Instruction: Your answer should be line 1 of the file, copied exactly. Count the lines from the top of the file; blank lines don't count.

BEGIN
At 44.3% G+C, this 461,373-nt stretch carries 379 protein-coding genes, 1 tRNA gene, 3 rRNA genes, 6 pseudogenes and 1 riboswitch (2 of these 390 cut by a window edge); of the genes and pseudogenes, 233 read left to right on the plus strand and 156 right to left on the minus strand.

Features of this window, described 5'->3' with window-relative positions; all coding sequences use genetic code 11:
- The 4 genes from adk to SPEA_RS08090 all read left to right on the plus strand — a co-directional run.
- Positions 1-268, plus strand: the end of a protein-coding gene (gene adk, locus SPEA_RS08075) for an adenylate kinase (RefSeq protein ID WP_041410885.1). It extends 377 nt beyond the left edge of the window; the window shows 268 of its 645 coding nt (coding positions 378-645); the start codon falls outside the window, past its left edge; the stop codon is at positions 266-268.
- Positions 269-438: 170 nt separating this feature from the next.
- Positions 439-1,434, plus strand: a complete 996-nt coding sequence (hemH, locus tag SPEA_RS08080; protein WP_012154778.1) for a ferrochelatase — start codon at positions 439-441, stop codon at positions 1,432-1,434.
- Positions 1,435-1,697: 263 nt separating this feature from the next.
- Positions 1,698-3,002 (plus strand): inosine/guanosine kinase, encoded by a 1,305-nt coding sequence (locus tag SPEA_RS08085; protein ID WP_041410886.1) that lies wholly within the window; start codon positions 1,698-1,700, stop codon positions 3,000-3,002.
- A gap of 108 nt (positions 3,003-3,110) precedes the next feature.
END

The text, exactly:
At 44.3% G+C, this 461,373-nt stretch carries 379 protein-coding genes, 1 tRNA gene, 3 rRNA genes, 6 pseudogenes and 1 riboswitch (2 of these 390 cut by a window edge); of the genes and pseudogenes, 233 read left to right on the plus strand and 156 right to left on the minus strand.